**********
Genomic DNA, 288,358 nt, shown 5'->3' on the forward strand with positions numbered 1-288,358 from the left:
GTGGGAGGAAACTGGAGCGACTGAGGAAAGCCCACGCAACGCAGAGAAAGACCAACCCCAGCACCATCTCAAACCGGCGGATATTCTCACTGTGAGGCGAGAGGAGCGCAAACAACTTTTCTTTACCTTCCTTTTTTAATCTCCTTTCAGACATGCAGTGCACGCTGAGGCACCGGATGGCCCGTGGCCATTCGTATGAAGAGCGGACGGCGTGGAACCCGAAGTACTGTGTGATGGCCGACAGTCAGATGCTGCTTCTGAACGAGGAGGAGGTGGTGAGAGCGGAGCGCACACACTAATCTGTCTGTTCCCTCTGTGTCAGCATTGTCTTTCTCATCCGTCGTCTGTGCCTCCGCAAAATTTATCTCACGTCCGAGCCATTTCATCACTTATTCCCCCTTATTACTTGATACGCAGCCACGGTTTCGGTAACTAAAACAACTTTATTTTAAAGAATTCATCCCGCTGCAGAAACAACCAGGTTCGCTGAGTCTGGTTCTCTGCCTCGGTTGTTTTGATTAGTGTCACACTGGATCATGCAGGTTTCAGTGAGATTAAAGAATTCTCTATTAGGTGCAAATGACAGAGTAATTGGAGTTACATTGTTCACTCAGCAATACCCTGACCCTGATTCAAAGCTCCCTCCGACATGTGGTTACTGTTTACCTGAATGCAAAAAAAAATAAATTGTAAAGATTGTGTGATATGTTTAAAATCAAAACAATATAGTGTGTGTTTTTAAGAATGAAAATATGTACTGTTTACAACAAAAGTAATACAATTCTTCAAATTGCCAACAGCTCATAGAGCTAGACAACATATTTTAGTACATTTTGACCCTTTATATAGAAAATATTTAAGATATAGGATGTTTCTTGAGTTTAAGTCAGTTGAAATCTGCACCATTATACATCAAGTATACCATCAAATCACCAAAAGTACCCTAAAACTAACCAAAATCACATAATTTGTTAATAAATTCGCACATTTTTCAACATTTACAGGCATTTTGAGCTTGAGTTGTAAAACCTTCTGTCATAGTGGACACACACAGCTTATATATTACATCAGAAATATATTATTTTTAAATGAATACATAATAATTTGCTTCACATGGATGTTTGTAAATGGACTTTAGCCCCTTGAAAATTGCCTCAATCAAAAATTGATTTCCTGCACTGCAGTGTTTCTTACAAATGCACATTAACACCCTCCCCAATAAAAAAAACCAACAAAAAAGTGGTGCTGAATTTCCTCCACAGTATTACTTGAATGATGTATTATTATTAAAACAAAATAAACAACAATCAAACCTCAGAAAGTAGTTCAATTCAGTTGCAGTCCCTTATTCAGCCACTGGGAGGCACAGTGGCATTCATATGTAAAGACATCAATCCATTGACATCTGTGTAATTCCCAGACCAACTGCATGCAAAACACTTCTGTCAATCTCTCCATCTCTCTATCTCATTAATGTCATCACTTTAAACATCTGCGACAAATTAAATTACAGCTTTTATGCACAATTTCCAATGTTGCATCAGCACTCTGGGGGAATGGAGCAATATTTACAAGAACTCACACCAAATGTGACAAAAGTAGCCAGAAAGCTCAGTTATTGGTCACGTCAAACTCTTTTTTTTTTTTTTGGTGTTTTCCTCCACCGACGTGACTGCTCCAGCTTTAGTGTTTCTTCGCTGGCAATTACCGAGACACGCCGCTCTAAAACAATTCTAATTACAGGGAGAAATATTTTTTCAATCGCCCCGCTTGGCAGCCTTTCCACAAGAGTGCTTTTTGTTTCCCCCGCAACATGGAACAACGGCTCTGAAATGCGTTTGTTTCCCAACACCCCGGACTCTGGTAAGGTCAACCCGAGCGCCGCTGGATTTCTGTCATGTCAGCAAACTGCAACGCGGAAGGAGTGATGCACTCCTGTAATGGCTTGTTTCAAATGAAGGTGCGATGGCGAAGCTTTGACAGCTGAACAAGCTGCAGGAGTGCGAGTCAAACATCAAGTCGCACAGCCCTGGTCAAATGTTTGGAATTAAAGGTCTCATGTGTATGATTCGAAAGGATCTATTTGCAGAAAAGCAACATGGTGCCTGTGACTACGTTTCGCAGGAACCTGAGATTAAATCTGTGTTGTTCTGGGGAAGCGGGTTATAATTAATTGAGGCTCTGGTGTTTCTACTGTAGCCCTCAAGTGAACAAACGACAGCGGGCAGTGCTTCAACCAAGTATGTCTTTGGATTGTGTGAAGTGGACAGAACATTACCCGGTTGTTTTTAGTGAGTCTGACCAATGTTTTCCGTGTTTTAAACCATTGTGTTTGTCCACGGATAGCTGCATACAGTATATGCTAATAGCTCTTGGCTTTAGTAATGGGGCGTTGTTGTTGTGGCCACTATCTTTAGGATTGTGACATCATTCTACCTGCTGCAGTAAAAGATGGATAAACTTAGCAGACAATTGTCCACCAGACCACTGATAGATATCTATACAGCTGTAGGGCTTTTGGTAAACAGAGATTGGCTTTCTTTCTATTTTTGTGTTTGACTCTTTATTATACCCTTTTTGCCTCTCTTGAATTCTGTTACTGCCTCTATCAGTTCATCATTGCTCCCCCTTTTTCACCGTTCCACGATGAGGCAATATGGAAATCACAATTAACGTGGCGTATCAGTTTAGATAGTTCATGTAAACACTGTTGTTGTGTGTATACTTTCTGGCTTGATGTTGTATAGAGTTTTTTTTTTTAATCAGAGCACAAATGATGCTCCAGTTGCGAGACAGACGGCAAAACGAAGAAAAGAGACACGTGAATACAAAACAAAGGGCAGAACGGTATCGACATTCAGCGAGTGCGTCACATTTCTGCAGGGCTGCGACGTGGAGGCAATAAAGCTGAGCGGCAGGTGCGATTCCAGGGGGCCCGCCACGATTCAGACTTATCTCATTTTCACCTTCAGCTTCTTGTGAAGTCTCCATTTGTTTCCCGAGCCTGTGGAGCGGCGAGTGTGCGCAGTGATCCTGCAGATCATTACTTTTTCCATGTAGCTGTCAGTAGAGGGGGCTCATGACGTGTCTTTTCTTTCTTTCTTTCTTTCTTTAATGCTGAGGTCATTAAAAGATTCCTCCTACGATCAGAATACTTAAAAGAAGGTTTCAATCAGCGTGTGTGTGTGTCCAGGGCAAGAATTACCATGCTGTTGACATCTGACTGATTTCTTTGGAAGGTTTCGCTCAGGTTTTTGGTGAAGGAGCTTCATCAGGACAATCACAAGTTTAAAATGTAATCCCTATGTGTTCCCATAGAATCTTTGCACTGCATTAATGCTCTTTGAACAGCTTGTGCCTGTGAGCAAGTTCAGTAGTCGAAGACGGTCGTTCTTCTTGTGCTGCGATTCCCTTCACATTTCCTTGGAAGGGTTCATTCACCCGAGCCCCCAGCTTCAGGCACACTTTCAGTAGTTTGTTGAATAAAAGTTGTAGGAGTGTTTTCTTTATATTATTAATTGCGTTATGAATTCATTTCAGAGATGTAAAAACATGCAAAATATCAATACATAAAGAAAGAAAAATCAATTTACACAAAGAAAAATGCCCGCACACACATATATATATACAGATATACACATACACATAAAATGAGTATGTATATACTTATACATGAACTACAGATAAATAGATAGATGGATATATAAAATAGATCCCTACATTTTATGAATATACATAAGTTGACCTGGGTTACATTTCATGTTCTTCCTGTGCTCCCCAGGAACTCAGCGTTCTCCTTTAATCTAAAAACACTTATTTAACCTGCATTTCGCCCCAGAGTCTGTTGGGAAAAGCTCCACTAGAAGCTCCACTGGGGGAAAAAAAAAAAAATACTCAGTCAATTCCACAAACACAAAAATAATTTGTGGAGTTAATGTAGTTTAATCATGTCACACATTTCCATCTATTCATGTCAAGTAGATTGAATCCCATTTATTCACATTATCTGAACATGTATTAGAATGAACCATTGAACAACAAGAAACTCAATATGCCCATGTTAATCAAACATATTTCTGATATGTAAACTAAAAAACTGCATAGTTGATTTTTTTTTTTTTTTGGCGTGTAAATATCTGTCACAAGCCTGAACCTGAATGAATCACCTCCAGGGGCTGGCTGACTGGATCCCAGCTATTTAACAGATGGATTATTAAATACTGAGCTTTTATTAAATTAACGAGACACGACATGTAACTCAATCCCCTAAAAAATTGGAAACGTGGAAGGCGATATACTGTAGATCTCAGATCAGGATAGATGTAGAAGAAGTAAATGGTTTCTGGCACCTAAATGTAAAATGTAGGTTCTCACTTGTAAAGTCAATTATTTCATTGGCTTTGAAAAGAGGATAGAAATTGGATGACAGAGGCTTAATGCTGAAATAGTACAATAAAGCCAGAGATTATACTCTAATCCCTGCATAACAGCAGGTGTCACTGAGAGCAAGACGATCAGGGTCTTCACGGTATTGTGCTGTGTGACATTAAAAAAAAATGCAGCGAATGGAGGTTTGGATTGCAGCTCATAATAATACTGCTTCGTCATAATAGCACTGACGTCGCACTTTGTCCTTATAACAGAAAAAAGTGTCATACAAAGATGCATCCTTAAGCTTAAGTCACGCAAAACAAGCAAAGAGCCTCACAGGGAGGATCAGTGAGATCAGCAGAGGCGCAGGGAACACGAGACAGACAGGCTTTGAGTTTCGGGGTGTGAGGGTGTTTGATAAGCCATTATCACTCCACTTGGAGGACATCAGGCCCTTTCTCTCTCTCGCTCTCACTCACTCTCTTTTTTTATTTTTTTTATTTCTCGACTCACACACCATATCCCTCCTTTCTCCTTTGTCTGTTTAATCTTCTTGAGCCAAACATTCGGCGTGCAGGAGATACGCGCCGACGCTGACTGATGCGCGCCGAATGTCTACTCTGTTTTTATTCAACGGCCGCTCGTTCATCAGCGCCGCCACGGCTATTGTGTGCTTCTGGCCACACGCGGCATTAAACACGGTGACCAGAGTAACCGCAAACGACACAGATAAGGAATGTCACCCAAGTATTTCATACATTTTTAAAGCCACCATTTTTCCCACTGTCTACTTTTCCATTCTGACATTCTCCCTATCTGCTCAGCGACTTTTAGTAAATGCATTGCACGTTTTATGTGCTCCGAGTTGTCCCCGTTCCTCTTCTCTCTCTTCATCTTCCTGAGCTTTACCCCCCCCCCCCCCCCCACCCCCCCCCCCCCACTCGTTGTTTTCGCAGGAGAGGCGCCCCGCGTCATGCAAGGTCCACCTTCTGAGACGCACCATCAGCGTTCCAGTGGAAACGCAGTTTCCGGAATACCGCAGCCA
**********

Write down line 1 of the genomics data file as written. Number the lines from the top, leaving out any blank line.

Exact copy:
Genomic DNA, 288,358 nt, shown 5'->3' on the forward strand with positions numbered 1-288,358 from the left: